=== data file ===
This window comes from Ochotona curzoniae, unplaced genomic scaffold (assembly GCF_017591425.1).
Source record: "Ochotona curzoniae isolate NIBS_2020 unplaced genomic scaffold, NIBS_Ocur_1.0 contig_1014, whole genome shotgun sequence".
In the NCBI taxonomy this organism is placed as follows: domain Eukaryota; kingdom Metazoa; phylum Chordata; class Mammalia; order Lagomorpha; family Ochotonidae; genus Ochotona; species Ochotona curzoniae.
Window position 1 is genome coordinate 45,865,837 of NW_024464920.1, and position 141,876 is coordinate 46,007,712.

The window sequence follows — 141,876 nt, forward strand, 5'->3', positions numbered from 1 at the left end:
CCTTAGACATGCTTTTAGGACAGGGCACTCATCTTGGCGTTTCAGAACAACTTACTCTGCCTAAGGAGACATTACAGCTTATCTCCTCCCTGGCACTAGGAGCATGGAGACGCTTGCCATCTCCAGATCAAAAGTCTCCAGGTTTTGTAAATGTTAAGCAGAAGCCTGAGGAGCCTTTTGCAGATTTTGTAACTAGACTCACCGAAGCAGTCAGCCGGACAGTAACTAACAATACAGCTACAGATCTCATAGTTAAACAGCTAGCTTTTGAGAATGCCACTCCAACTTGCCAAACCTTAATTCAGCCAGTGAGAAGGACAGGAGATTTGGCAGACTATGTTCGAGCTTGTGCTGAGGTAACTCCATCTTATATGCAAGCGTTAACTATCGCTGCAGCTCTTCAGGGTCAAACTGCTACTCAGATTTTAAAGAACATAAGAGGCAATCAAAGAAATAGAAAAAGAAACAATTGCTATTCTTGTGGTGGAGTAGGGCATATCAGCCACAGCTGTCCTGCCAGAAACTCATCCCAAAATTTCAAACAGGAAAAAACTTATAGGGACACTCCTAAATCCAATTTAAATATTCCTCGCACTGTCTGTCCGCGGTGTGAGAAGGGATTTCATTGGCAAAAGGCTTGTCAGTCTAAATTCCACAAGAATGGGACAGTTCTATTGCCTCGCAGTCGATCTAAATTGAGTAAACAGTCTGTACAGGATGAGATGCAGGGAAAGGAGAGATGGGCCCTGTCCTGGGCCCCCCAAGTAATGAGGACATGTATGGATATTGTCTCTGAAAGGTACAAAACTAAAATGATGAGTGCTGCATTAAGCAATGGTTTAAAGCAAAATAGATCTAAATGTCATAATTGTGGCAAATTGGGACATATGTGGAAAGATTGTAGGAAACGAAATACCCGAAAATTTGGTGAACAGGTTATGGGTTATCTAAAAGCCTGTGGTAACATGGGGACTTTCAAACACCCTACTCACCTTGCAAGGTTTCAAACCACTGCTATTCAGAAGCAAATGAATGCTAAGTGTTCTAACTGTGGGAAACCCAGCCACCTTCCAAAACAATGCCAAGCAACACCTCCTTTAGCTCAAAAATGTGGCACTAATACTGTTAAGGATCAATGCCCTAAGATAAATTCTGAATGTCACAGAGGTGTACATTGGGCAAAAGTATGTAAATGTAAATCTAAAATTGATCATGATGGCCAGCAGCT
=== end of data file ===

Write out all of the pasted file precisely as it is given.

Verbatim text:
This window comes from Ochotona curzoniae, unplaced genomic scaffold (assembly GCF_017591425.1).
Source record: "Ochotona curzoniae isolate NIBS_2020 unplaced genomic scaffold, NIBS_Ocur_1.0 contig_1014, whole genome shotgun sequence".
In the NCBI taxonomy this organism is placed as follows: domain Eukaryota; kingdom Metazoa; phylum Chordata; class Mammalia; order Lagomorpha; family Ochotonidae; genus Ochotona; species Ochotona curzoniae.
Window position 1 is genome coordinate 45,865,837 of NW_024464920.1, and position 141,876 is coordinate 46,007,712.

The window sequence follows — 141,876 nt, forward strand, 5'->3', positions numbered from 1 at the left end:
CCTTAGACATGCTTTTAGGACAGGGCACTCATCTTGGCGTTTCAGAACAACTTACTCTGCCTAAGGAGACATTACAGCTTATCTCCTCCCTGGCACTAGGAGCATGGAGACGCTTGCCATCTCCAGATCAAAAGTCTCCAGGTTTTGTAAATGTTAAGCAGAAGCCTGAGGAGCCTTTTGCAGATTTTGTAACTAGACTCACCGAAGCAGTCAGCCGGACAGTAACTAACAATACAGCTACAGATCTCATAGTTAAACAGCTAGCTTTTGAGAATGCCACTCCAACTTGCCAAACCTTAATTCAGCCAGTGAGAAGGACAGGAGATTTGGCAGACTATGTTCGAGCTTGTGCTGAGGTAACTCCATCTTATATGCAAGCGTTAACTATCGCTGCAGCTCTTCAGGGTCAAACTGCTACTCAGATTTTAAAGAACATAAGAGGCAATCAAAGAAATAGAAAAAGAAACAATTGCTATTCTTGTGGTGGAGTAGGGCATATCAGCCACAGCTGTCCTGCCAGAAACTCATCCCAAAATTTCAAACAGGAAAAAACTTATAGGGACACTCCTAAATCCAATTTAAATATTCCTCGCACTGTCTGTCCGCGGTGTGAGAAGGGATTTCATTGGCAAAAGGCTTGTCAGTCTAAATTCCACAAGAATGGGACAGTTCTATTGCCTCGCAGTCGATCTAAATTGAGTAAACAGTCTGTACAGGATGAGATGCAGGGAAAGGAGAGATGGGCCCTGTCCTGGGCCCCCCAAGTAATGAGGACATGTATGGATATTGTCTCTGAAAGGTACAAAACTAAAATGATGAGTGCTGCATTAAGCAATGGTTTAAAGCAAAATAGATCTAAATGTCATAATTGTGGCAAATTGGGACATATGTGGAAAGATTGTAGGAAACGAAATACCCGAAAATTTGGTGAACAGGTTATGGGTTATCTAAAAGCCTGTGGTAACATGGGGACTTTCAAACACCCTACTCACCTTGCAAGGTTTCAAACCACTGCTATTCAGAAGCAAATGAATGCTAAGTGTTCTAACTGTGGGAAACCCAGCCACCTTCCAAAACAATGCCAAGCAACACCTCCTTTAGCTCAAAAATGTGGCACTAATACTGTTAAGGATCAATGCCCTAAGATAAATTCTGAATGTCACAGAGGTGTACATTGGGCAAAAGTATGTAAATGTAAATCTAAAATTGATCATGATGGCCAGCAGCT